Walking around, wasting time, looking for a study spot during exams season was something that motivated us to create a solution to this problem through this project

What it does

There are three parts to the project - the hardware module at every study room, the Google Assistant application and the vacancy estimator. When you walk into a study space and see an empty room, you can simply walk in and press the reserve option on the hardware module. The module shows that the room is now booked and at what time the reservation ends. The other portion allows students to interact with the Google Assistant to view open rooms and reserve them. Lastly, the study area vacancy estimator uses a raspberry pi to monitor the network it is connected to, analyse the traffic and determine the number of people (Mac Addresses) in that location.

How we built it

For the hardware module we used a Raspberry Pi with a TFT touch screen. We built a NodeJS app to run locally and act as the hardware UI. This web app displays the time left if the room is booked, or allows the person to reserve it if the room is open. The local app interface needed to be able to interact with our MongoDB datastore to sync with the Google Assistant Requests.

For the Google Assistant App, we had to create another NodeJS web service. This service was made so it could process the fulfillment from the Google Assistant user intents and deploy it to Heroku so the Assistant could access it. For example, it would process to save a room to MongoDB when a person says "Save room 201 in McLoud building".

For the study area vacancy estimator, we used a raspberry pi with two wifi dongles, one to send information to a server and the other one to monitor the network connected to; Using a python script we automated the execution of linux shell commands using aircrack in order to monitor the traffic on the network and determine the amount of users per router(BSSID) which allows us to analyse and estimate the vacancy percentage in the study area.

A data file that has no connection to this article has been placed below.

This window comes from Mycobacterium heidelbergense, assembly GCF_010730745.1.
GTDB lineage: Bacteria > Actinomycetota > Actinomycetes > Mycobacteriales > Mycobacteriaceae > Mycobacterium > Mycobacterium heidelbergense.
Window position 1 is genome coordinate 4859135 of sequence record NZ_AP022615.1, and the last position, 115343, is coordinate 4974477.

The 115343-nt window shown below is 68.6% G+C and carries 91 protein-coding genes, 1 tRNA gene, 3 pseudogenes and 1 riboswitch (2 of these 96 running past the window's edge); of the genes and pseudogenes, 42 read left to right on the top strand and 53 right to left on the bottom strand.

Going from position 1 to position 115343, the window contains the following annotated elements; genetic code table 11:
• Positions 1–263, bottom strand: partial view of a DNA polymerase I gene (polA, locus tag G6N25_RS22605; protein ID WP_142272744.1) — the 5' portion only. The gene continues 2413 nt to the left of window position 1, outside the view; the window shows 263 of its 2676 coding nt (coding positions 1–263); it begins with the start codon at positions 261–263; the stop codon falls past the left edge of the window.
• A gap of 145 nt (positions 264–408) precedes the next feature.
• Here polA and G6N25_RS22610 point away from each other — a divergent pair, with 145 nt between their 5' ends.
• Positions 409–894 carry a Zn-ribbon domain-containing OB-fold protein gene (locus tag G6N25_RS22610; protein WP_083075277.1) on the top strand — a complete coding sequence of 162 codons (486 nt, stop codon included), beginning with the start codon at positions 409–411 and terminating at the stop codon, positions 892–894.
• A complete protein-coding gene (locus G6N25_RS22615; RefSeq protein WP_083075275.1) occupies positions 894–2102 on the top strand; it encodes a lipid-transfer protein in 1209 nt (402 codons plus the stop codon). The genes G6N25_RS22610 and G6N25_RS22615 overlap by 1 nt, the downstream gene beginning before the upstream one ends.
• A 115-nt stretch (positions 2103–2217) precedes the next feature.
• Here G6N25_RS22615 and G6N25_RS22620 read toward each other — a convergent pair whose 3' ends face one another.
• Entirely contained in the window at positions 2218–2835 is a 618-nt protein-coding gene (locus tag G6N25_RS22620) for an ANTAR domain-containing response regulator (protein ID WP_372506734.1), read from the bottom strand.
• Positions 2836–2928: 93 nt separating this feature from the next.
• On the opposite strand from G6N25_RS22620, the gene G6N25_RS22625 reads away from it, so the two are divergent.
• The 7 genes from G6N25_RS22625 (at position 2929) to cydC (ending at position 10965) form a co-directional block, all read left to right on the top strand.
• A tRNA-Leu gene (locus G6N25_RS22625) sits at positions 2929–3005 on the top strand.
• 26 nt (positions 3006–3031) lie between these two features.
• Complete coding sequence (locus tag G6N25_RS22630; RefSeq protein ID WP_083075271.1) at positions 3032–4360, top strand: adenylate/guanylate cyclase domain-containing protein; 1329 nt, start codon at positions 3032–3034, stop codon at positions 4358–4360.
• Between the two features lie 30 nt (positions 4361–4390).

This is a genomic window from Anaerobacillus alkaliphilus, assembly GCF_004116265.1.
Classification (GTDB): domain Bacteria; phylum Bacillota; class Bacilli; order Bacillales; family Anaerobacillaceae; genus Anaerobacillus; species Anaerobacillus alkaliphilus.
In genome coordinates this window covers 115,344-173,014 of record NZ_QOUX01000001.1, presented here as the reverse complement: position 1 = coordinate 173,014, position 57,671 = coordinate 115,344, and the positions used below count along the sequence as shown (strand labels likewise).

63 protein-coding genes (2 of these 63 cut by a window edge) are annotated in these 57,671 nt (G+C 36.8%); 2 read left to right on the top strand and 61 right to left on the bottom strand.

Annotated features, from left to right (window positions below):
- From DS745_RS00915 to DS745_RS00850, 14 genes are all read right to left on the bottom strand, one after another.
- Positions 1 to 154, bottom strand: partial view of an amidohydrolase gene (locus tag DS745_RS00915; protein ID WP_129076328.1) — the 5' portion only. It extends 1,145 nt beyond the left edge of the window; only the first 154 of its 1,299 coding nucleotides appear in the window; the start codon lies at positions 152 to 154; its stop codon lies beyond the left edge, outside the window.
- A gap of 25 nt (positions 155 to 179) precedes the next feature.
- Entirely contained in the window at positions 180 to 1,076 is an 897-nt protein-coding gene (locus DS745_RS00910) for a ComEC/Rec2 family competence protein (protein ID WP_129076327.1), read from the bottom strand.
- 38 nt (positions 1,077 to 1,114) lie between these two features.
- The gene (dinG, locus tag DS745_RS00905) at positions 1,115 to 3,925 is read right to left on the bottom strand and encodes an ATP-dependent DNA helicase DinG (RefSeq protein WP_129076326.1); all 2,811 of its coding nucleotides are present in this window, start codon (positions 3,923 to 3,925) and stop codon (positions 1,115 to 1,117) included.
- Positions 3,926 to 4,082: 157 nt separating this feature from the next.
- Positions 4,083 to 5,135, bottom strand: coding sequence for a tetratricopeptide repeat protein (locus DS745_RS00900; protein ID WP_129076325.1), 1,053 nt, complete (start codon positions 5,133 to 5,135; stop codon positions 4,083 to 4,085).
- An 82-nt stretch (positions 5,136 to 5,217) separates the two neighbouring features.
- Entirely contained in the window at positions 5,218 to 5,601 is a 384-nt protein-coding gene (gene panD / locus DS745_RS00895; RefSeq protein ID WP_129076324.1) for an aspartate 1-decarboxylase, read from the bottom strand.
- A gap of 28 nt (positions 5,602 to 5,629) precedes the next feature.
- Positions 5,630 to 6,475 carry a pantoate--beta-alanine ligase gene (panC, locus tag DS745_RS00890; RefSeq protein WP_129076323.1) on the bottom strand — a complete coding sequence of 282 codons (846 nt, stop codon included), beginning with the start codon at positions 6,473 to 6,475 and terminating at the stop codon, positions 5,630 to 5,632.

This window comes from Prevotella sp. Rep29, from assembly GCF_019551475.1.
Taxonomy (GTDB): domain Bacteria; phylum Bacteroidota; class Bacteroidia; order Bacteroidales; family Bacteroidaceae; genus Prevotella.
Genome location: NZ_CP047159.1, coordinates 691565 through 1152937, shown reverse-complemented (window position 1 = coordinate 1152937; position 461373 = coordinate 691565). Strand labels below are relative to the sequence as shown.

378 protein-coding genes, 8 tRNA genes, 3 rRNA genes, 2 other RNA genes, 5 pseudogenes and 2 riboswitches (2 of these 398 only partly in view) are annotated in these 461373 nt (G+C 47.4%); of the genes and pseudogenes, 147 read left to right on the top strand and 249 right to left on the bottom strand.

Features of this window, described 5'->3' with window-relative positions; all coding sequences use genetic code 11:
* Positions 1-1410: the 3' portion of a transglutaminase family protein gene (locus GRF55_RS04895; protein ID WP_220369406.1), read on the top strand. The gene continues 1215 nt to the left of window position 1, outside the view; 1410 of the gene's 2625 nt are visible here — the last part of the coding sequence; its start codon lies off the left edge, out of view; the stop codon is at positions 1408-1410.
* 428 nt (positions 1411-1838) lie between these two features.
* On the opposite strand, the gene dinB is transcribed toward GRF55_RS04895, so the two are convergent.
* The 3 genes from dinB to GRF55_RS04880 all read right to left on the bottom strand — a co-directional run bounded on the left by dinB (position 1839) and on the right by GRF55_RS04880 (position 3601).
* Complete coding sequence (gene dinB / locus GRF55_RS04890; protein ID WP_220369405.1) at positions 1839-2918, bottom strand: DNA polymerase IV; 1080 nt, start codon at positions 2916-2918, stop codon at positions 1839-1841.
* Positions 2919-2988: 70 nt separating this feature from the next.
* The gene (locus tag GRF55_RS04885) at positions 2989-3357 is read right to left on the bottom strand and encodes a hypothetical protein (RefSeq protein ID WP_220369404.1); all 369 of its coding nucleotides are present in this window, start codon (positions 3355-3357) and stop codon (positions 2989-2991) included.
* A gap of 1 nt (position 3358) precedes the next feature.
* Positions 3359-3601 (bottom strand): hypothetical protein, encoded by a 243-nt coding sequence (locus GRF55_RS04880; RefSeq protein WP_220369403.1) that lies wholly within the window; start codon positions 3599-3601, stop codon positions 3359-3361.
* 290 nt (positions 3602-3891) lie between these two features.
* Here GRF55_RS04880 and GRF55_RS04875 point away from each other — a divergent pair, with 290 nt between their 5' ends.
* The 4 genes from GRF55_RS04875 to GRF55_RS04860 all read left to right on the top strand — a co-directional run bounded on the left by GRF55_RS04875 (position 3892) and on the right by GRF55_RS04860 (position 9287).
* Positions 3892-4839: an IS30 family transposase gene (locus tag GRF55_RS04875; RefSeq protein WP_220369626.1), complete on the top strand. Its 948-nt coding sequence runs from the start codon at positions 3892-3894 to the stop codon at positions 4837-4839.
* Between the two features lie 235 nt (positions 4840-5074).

Challenges we ran into

With hardware module we wanted to start off using an Azure SQL server, however we spent a large amount of time figuring out the documentation. Eventually we made the call and switched to a MongoDB solution.

Regarding the Assistant App, the trickiest part was processing the Webhook fulfillment request. For this we ended up just reading the raw JSON request and sending back a formatted JSON response that the Assistant API knew how to interpret.

Due to the nature of the Raspberry Pi, we found that the Pi 2 and above lacked the drivers to set a wifi adapter into monitor mode, thus we had to use a raspberry pi with 2 wifi adapters. Moreover, its small processing power limited our ability to run many sub processes simultaneously.

Accomplishments that we're proud of

I think we are most proud of getting all these sub-systems integrated and working together. Also it was very interesting to work with a voice recognition service like Dialogflow for Google Assistant.

In addition, the ability to get a accurate percentage of the availability of a common study area with an autonomous script connected to a database is something that we believe could be a potential solution for the lack of study spaces issues in UBC.

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